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Bicycle Infrastructure Continuity 12

Queens Quay Toronto Waterfront Revitalization

Artist’s rendition of the proposed revitalization of Queens Quay in Toronto – from Waterfront Toronto

This past Sunday my family congregated at my place to join me for our annual bike trip & picnic. There were a total of 8 people pedaling, plus my daughter and my dog. We pedaled a total distance of 40 kilometers.

I was riding my Babboe City cargo bike that I picked up from Curbside Cycle here in Toronto in May. My daughter Sofia was riding in the front in her car seat, and my Jack Russell Terrier sat in the front with Sofia.

On our way to one of the best recreational trails Toronto has to offer, the 8 of us rode along what should have been a comfortable off-road bike path along Toronto’s waterfront. But instead, we rode along a narrow bike lane along a busy street that ended just as quickly as it had begun, getting squeezed by passing motorists while trying to stay out of the door zone of parked cars.

I remember pedaling along that same street in 2002 shortly after moving to Toronto and wondering why a big city like Toronto doesn’t provide a comfortable, continuous path along its waterfront.

On weekends this important thoroughfare (Queens Quay) is perhaps the busiest bike street in the city – with bicyclists often far outnumbering cars and sometimes dozens of bicyclists lining up at the traffic lights.

Here you can see the bike traffic on a typical summer weekend jammed into this narrow painted bike lane (which ends just ahead). There were more than 15 of us on bicycles backed up at this intersection, with only 3 or 4 cars passing us.

Queens Quay Toronto Bicycles

Photo by James Schwartz / The Urban Country

Thankfully after 10 years the city is finally doing something about it.  In 2010 Waterfront Toronto - the agency responsible for transforming Toronto’s waterfront – announced the revitalization of Queens Quay into a “world class waterfront street”:

“Waterfront Toronto may now proceed with the transformation of Queens Quay from an uninviting traffic corridor into a beautiful, world-class street that links major destinations along the water’s edge, creates pedestrian and cycling-friendly promenades and encourages an economically vibrant area for locals and visitors alike.

When complete, the revitalization of Queens Quay will see two lanes of traffic on the south side of the street replaced with a linear park. The park will feature a generous tree-lined granite pedestrian promenade as well as a continuous, off-street Martin Goodman Trail. A dedicated Light Rail Transit (LRT) line will run along the centre of the street with two lanes of east-west traffic north of the tracks. Landscaping and other improvements to the public space on the north side of the street will provide the kind of atmosphere conducive to economic vitality, ground floor retail activity and urban vibrancy.”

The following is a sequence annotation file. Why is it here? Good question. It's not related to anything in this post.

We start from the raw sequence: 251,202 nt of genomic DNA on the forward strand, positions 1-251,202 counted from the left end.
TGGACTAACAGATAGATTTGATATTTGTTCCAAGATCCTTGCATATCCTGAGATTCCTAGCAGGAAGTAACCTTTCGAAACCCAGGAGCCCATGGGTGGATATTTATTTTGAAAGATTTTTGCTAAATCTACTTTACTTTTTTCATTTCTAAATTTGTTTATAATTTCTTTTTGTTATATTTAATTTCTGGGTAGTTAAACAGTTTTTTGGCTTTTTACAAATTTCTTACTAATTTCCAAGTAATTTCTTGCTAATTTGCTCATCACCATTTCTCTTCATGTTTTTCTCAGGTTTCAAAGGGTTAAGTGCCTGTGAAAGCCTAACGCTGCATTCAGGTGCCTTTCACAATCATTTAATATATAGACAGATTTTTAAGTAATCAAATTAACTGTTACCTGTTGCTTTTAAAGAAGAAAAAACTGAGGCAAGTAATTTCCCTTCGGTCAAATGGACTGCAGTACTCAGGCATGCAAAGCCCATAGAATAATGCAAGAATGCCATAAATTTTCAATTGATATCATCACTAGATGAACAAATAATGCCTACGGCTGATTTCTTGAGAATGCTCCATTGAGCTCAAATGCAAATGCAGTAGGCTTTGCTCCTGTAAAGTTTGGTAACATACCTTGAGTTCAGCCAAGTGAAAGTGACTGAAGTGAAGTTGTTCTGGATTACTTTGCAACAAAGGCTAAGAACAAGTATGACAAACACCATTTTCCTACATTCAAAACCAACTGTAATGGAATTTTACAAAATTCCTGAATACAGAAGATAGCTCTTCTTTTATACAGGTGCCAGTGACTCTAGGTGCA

Queens Quay Toronto Waterfront Revitalization

Artist’s rendition of the proposed revitalization of Queens Quay in Toronto – from Waterfront Toronto

The trees and dedicated bike lanes brought back memories of when I was living in China earlier this year with its 2-car-lane-wide bike lanes with trees separating bicyclists (or electric scooters) from cars:

China bike lane

China 2010 – Photo by James Schwartz / The Urban Country

The plan to revitalize Queens Quay will finally break ground next month, and it is expected to be completed by 2015 at a cost of $115 million.

From a Toronto Star article in June by my friend Tess Kalinowski:

“The goal is to make (Queens Quay) the signature street for Toronto” — this city’s version of Barcelona’s Rambla, or the Champs Elysees in Paris, said Chris Glaisek, vice-president, planning and design for Waterfront Toronto.”

A landscape magazine once listed Queens Quay among the world’s worst streets, said Waterfront Toronto President John Campbell.

As it stands, it is “both unattractive and dysfunctional,” he said. “Ultimately it acts as a barrier rather than a gateway to the waterfront.”

If the street revitalization finishes on time and ends up looking as good as the plans, then perhaps it will be worth the 13 year wait.

Here are a few photos from our family bike ride:

Family bike ride - Toronto

Photo by James Schwartz / The Urban Country

Family bike ride - Toronto

Photo by James Schwartz / The Urban Country

Bicycling in Toronto

Photo by James Schwartz / The Urban Country

Family bike ride - Toronto

Photo by James Schwartz / The Urban Country

Family picnic - Toronto

Photo by James Schwartz / The Urban Country

James D. Schwartz is a Transportation Pragmatist and the Editor of The Urban Country. You can contact James at james.schwartz@theurbancountry.com or follow him on Twitter.

i share the road

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